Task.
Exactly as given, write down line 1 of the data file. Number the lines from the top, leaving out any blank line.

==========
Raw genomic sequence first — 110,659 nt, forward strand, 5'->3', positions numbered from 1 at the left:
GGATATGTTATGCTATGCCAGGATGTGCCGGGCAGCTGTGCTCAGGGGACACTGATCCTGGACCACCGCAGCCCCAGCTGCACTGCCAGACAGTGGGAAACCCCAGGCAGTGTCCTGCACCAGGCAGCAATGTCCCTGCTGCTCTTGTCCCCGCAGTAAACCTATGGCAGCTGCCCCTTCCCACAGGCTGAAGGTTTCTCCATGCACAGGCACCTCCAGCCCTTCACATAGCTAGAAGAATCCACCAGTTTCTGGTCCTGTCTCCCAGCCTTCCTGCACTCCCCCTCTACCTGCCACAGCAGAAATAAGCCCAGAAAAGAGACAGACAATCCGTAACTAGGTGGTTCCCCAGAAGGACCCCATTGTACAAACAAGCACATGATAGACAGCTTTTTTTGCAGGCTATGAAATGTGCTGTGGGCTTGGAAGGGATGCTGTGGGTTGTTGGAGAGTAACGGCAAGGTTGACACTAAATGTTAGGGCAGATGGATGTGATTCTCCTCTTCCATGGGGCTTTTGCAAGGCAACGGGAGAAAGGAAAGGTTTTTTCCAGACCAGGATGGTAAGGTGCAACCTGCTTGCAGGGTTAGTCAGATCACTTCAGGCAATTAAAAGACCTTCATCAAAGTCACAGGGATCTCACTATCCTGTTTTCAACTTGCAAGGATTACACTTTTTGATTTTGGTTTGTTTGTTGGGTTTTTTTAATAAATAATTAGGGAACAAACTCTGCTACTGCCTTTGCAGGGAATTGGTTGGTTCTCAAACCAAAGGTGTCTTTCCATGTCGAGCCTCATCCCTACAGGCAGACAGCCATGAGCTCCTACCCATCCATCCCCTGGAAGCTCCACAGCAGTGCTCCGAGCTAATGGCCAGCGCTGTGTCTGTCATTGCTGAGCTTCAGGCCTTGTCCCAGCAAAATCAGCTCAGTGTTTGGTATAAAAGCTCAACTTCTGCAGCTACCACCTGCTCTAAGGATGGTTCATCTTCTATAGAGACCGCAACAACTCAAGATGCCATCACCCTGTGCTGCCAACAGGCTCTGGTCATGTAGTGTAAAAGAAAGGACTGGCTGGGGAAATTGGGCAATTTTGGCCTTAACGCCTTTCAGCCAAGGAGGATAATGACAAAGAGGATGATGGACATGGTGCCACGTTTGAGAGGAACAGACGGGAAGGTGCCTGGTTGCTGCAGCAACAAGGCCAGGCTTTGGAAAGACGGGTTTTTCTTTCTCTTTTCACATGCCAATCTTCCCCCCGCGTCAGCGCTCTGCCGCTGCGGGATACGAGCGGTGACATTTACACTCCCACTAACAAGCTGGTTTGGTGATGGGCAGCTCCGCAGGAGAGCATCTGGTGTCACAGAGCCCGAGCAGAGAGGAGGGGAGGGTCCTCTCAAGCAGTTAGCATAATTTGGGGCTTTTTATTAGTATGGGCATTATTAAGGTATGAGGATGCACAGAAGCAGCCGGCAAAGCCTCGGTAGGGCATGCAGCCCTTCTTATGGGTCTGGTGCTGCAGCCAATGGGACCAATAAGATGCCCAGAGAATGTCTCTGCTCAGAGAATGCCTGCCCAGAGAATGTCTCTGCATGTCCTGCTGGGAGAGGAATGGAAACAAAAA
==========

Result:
Raw genomic sequence first — 110,659 nt, forward strand, 5'->3', positions numbered from 1 at the left: